Tuesday, March 27, 2012

Aging Motorcyclists Hit the Road, But at Greater Risk of Injury, Death

Interesting study here on age vs mortality in motorcycle crashes. Pardon the pun in the title. Its theirs, not mine.

I suspect its not just motorcyclists who are more vulnerable as we age, but anyone in an active sport where you can bang yourself up and heal more slowly. I recently did an amusing biff on the mountainbike down in Bayo Canyon, and joked to my wife later that night, while cleaning up the wound, that it was my annual bone density exam. Fortunately, in that particular tete a tete between my forearm and Mr. Bandelier H. Tuff, neither side was bruised beyond repair. There would be far less humor if I came home in a cast.

But this paper (Univ of Rochester School of Medicine/Strong Memorial Hospital "press release" version shown in that link) suggests that as we age, we need to be more careful of consequences of being a weekend warrior. To wit, "...The increase in injury severity for older (motorcycle) riders may be related to the reduced capacity to withstand injury as the body ages. Age-related changes, such as decreases in bone strength and brain size, may make older riders more susceptible to injury. Other factors associated with aging, such as impaired vision, delayed reaction time, and altered balance contribute to motorcycle crashes in this population, explaining in part the researchers’ finding that older riders crashed more often as a result of loss of control than younger riders...."

I think fit bicycle riders have it easier in two regards. One, you are usually going slower, wide-open descents out of the Jemez Mts. on Rt 4 notwithstanding. Two, compared to those aging warriors who have taken up motorcycling after a long hiatus, an active cyclist may have preserved those critical balance and coordination skills. If he or she has been a lifelong fit adult involved in cross training, he/she may be less likely to have suffered undiagnosed bone density loss. Of critical importance is brain shrinkage in older people, which I assume makes you more susceptible to brain damage in a head impact due to the brain loosely bouncing around in the skull, thus the need to wear a helmet (and avoid...um...testing its effectiveness).  Anyway, go read the original. I'm not a doctor and don't play one on TV.

This article, in part, applies especially to those who have returned to motorcycling after a long hiatus. Um...for example, me.  But its good reading for anyone interested in the interplay between active lifestyles, the aging process, and injury risk.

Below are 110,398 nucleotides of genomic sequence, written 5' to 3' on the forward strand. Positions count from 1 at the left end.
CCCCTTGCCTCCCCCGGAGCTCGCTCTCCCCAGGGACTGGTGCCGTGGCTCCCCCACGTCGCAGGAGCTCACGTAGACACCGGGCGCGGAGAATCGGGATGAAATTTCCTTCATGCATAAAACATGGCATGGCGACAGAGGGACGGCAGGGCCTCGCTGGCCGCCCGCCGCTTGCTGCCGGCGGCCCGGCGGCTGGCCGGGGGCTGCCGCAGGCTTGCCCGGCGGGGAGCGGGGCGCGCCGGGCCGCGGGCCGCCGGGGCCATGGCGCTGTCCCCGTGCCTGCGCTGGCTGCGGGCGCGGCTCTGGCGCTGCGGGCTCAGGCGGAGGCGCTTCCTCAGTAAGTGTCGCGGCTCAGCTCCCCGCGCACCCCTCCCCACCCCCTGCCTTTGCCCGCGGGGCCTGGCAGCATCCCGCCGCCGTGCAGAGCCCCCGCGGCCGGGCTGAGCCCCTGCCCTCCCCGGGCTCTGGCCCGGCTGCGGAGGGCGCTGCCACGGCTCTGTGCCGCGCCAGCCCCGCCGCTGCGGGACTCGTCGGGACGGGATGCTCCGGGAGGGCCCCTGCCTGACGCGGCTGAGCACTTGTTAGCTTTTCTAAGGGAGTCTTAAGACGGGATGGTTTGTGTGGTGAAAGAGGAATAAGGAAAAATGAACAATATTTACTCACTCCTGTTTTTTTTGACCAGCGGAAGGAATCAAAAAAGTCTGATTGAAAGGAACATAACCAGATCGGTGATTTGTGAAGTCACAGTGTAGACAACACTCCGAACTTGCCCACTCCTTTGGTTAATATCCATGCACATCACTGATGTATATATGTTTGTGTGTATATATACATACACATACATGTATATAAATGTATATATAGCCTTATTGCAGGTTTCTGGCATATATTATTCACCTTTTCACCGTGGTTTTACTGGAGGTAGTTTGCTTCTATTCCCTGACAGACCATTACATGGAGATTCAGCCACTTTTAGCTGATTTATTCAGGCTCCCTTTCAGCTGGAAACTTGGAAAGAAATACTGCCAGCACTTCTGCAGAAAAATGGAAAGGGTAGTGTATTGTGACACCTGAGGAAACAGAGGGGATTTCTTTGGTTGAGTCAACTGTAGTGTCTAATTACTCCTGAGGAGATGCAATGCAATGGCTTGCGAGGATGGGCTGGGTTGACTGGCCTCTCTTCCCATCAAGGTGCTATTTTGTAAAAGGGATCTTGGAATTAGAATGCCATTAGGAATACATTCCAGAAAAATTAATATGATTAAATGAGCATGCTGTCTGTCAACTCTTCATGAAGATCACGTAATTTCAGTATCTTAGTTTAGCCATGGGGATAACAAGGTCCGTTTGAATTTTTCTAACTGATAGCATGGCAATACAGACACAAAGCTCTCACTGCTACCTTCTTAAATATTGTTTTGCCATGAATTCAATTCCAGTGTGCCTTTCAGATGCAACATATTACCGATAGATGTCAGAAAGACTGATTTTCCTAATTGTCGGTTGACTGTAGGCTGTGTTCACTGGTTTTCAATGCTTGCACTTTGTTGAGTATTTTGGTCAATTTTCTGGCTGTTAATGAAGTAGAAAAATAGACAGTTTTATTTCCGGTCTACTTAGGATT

I jogged my memory a bit and remembered that my good friend and pen-pal Maynard Hershon crashed his bicycle (not even with a car) in 2008 and blogged about it. It was a bike path crash. Maynard is a few rotations of the sun ahead of me, and his crash involved a very difficult recovery. Some of his comments here and here and a few more in between. I know some local riders who are This Side Of The Hill who have had difficult crashes, but don't want to violate anyone's confidence.

Stay fit and prosper. Keep riding,by all means, because the fun factor AND fitness factor are far too important to walk away from. Frankly, a sedentary lifestyle is far more hazardous to an old coot like me than an occasional (and minor) biff from the bike saddle. And lest Steve has to remind me, I'll remind you: cycling is fun and safe!


Steve A said...
This comment has been removed by the author.
Steve A said...

Golly, who says an old dog can't learn new tricks? Cycling IS fun and safe!

Invisible Man said...

All I can say is that I hope motorcycling in New Mexico is safer than it is in the UK. The last annual statistics for Great Britain (i.e. England, Scotland and Wales) to which I referred in this blogpost (http://invisiblevisibleman.blogspot.co.uk/2012/03/it-may-be-fun-but-is-cycling-part-of.html) show that there were nearly four times as many fatalities per billion vehicle miles for motorbikes as for bicycles. I don't know if figures in the US are very different. I guess you suffer many of the same vulnerabilities as bicycles, while throwing in far higher speeds.

But it sounds like you're reflective enough to manage the risks.

Also, I've had to update my post with evidence that cyclists' safety pyramid seems to be shaped differently from other transport modes. There are more serious injuries per fatality: http://invisiblevisibleman.blogspot.co.uk/2012/03/good-life-looks-marginally-worse-thanks.html

All of which boils down to, basically, saying: enjoy your motorbike but please try to manage the risks as best you can.